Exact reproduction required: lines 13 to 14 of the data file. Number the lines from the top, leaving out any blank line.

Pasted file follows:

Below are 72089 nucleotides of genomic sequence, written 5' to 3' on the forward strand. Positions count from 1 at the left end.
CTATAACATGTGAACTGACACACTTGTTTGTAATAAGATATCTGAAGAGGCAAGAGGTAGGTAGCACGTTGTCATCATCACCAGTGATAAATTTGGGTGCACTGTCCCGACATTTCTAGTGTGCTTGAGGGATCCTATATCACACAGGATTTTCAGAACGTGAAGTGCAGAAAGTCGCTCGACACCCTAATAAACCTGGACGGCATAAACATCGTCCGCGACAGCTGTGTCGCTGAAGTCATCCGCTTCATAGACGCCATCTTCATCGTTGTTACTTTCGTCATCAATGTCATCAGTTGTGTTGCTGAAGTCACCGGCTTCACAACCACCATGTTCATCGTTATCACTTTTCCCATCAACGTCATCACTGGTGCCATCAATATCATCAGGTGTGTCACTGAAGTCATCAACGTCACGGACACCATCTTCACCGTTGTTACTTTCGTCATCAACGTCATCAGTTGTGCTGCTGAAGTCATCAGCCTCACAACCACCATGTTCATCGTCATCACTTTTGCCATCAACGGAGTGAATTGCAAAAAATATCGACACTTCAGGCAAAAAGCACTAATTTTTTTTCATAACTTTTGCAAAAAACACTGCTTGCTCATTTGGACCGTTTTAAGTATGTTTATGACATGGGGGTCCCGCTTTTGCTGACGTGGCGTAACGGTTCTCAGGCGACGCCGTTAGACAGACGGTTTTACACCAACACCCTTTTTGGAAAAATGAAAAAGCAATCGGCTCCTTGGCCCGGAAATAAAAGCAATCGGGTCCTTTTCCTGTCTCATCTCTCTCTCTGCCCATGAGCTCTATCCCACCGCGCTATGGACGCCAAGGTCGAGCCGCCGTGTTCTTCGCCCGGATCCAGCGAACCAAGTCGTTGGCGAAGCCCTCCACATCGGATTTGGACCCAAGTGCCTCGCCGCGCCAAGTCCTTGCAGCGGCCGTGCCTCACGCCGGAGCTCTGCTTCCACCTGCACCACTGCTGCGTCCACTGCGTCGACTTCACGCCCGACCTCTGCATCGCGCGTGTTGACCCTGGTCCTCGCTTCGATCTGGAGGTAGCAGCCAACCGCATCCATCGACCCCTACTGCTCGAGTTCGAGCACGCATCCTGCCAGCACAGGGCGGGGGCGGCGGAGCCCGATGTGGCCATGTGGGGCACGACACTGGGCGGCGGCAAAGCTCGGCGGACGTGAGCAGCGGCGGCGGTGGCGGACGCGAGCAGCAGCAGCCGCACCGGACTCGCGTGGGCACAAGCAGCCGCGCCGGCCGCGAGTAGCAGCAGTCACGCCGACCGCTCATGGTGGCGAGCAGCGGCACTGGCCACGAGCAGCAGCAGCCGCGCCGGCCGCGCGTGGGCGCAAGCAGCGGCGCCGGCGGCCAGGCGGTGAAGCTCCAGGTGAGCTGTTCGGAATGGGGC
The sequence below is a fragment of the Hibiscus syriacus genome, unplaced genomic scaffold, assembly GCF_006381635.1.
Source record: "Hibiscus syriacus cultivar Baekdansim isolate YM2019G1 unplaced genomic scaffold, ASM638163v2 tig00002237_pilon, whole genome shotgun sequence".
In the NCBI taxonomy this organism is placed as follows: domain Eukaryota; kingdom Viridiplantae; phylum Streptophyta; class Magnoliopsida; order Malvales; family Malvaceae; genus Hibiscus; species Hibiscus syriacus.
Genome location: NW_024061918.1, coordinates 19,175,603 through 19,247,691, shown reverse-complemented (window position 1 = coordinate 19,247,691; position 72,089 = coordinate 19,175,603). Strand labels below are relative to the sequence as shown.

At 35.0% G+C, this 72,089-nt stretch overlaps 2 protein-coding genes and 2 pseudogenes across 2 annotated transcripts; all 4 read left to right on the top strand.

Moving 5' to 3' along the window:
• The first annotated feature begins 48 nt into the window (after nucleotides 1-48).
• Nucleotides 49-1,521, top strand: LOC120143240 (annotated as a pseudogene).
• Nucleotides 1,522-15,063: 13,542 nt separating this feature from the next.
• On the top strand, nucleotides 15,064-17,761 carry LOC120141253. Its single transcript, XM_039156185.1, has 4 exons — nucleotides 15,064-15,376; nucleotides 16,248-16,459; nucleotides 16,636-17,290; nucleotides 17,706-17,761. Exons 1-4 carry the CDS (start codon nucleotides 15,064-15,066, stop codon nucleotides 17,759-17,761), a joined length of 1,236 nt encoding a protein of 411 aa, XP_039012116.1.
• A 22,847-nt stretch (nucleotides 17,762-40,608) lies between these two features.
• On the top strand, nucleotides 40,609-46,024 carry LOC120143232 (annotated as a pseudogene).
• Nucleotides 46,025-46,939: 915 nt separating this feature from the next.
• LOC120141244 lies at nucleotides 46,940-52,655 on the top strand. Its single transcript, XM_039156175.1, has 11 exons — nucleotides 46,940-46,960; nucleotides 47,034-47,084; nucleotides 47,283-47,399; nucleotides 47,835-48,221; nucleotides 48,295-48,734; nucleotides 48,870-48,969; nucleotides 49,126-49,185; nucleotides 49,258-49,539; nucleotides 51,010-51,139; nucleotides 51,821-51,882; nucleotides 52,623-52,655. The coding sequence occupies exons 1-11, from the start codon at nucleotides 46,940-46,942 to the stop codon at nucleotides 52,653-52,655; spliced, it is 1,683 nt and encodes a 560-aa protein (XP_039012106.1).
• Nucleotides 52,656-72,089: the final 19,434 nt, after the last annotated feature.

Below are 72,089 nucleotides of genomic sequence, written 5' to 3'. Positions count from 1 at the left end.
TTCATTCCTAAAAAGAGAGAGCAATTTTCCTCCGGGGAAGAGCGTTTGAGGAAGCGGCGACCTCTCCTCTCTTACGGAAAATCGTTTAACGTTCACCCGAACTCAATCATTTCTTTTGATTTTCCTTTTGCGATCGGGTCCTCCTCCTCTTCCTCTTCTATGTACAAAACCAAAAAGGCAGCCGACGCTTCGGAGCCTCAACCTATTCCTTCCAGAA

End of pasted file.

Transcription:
• A 22,847-nt stretch (nucleotides 17,762-40,608) lies between these two features.
• On the top strand, nucleotides 40,609-46,024 carry LOC120143232 (annotated as a pseudogene).